Rio Olympic Champion, Marit Bouwmeester (NED), is putting on a sailing masterclass at the ILCA Laser Radial World Championship in Melbourne. She had a hiccup in Race 8 when a massive wind shift caught her out, but a series of five consecutive race wins on previous days has allowed her to open a 24 point gap on Line Flem Host (NOR), her nearest rival.

    The championship has been raced in a variety of conditions, from the very light winds of the first two days through thunderstorms, 25 knots with big waves, and today’s moderate winds on a cold and grey Port Phillip. In all conditions, Bouwmeester has looked quicker and her boat handling has been slicker.

    She has been helped by the fact that other leading contenders have all had at least two high scores. But a net of 21 points from nine races, with another drop to come into play after the first race tomorrow, makes it is easy to see who the dominant radial sailor is right now. But like all champions, she is striving for more.

    “It was really tricky out there today,” she said in the boat park. “It (the day’s result) was OK, but we’ll see tomorrow.”

    Defending champion Anne-Marie Rindom (DEN) echoed Bouwmeester’s thoughts on the conditions, saying, “It was a tough day, the shifts were hard to predict, one mistake and you get punished.” Rindom had dropped back in the pack after four double-digit results but a fourth in the final race elevated her back into bronze medal position.

    Line Flem Host of Norway moved into second place at the Laser Radial Worlds with one day to sail.
    Photo Jon West Photography.

    Anne-Marie Rindom of Denmark concentrating on the job at hand. Photo Jon West Photography.

    Intra-nation rivalry continues further down the leaderboard, with the most fascinating being among the Americans. After nine races, Erika Reineke and Paige Railey are tied on 110 points. Railey held a nine point advantage coming into the Worlds and will be match-racing tomorrow to maintain her lead and the chance to be selected for her third consecutive Olympics.

    Men’s Radial

    Russian star Daniil Krutskikh maintained his record of top 10 scores today in the men’s division, with 5,2,3. His drop remains a sixth place from yesterday. He said that he had worked hard on being consistent in all conditions and was comfortable with the winds and weather that Melbourne has delivered.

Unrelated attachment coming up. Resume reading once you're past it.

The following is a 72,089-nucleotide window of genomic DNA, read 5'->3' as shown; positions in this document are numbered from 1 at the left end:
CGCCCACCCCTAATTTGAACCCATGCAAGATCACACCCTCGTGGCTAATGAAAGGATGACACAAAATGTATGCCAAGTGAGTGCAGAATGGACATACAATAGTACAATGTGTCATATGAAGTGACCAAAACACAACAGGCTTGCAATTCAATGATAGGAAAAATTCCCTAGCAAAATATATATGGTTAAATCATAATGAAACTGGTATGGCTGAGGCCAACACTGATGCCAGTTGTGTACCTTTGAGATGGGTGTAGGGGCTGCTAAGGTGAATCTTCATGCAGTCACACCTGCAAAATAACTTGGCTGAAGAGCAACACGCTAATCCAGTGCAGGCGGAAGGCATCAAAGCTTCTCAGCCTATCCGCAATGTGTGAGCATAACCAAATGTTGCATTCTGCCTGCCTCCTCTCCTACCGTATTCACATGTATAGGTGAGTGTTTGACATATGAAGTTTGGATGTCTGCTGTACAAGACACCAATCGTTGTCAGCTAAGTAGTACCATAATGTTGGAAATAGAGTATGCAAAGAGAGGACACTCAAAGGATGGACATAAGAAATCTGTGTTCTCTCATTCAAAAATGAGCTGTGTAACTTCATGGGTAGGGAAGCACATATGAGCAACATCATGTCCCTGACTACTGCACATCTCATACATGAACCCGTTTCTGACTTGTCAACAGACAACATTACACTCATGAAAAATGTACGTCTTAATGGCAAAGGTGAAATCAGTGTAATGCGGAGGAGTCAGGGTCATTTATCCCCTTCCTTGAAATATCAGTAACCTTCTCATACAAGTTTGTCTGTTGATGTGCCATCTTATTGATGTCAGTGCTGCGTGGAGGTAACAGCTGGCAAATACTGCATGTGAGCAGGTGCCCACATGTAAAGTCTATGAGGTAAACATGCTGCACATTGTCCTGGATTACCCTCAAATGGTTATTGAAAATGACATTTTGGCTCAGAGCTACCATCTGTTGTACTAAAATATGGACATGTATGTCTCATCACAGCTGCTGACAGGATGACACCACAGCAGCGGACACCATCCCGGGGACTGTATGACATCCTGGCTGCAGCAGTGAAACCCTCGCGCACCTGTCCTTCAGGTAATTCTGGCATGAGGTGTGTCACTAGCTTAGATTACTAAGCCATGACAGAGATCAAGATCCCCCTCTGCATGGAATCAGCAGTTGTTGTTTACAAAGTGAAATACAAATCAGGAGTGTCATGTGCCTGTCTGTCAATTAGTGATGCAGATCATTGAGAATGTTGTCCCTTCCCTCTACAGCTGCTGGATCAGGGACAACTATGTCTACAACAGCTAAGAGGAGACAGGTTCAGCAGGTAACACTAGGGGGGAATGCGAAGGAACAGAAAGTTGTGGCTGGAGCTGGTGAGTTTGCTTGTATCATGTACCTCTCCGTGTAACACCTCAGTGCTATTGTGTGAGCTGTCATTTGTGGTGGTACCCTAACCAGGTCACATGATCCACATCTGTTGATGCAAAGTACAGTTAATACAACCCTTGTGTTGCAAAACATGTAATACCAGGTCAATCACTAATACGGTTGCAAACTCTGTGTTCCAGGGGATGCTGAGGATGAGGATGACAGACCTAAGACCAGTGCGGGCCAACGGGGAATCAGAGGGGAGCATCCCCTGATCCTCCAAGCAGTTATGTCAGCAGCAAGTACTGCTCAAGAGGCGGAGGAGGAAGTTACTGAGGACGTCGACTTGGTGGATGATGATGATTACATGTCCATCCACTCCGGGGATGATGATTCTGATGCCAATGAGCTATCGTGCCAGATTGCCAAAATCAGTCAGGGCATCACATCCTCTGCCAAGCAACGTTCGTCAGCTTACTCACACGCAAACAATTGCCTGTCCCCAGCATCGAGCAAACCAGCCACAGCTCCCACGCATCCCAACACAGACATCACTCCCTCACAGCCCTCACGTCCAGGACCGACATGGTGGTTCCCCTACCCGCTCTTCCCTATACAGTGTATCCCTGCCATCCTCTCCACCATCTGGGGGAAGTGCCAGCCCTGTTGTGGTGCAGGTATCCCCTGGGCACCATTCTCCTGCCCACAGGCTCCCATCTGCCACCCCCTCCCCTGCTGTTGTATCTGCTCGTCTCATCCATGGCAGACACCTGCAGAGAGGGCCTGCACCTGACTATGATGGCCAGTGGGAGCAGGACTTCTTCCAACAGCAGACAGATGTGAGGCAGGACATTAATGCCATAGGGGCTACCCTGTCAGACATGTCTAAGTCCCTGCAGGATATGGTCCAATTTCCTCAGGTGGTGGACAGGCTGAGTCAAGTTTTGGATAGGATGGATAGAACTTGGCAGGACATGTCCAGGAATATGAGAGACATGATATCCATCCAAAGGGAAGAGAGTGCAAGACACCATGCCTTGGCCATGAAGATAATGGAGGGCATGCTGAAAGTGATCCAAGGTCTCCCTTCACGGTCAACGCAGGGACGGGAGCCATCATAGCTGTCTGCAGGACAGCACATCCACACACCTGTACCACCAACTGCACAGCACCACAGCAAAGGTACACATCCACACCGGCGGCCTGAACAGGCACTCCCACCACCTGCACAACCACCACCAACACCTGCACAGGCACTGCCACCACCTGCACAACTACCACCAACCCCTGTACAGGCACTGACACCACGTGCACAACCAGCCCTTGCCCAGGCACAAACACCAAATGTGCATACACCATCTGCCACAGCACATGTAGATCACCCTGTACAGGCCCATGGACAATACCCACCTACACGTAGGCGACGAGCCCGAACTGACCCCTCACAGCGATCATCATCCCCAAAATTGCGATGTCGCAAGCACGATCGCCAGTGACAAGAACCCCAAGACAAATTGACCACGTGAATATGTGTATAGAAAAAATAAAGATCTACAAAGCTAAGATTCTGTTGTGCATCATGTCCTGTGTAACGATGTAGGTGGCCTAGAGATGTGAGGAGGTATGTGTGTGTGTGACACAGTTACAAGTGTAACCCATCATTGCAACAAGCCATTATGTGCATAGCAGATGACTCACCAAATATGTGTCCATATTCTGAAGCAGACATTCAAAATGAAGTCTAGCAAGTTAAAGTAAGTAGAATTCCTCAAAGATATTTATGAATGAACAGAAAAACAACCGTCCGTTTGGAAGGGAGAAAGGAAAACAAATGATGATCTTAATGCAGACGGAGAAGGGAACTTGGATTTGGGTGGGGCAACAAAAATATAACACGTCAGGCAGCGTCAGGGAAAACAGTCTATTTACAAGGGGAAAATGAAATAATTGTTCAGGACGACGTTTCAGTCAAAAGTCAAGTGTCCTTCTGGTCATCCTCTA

Daniil Krutskikh of Russia has dominated the men’s Laser Radial World Championship.
    Photo Jon West Photography.

    Three Australians are fighting for the minor medals, with Brody Riley on 35 points, Michael Compton on 39 and Stefan Elliot-Shircore on 43. Today’s winners were Stefan Elliot-Shircore, Nik Pletikos (SLO) and another Australian, Zak Littlewood.

    Provisional Results – Day 5

    Laser Radial Women’s Worlds
    1 Marit BOUWMEESTER (NED) 21
    2 Line FLEM HØST (NOR) 45
    3 Anne-Marie RINDOM (DEN) 55
    4 Magdalena KWASNA (POL) 58
    5 Emma PLASSCHAERT (BEL) 60
    6 Josefin OLSSON (SWE) 60
    7 Maxime JONKER (NED) 60
    8 Annalise MURPHY (IRL) 70
    9 Manami DOI (JPN) 71
    10 Alison YOUNG (GBR) 83

    Laser Radial Men’s Worlds
    1 Daniil KRUTSKIKH (RUS) 13
    2 Michael COMPTON (AUS) 28
    3 Brody RILEY (AUS) 28
    4 Stefan ELLIOTT-SHIRCORE (AUS) 37
    5 Nik PLETIKOS (SLO) 41
    6 Gustavo CORREA NASCIMENTO (BRA) 44
    7 Mario NOVAK (CRO) 56
    8 Luke CASHMORE (NZL) 69
    9 Zac LITTLEWOOD (AUS) 70
    10 Frazer BREW (AUS) 70

    Full results:
    – Women’s World Championship CLICKY

    – Men’s World Championship CLICKY
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    Bouwmeester and Krutskikh Take 2020 Laser Titles

    Marit Bouwmeester wins 4th Laser Radial Women’s World Championship, Krutskikh wins Men’s
    February 27, 2020
    Ravi Subramanian
    Sandringham, VIC, Australia

    It may have been a case of “saved by the wind” for Rio Olympic champion, Marit Bouwmeester. The three-time world champion led by 24 points over night but saw her margin trimmed to just two points after the first race of the final day. A big wind shift caught a number of the top sailors out, and Bouwmeester, who received a yellow flag (penalty turns), finished 29th. This became her second “drop” but brought into play a 24th from yesterday.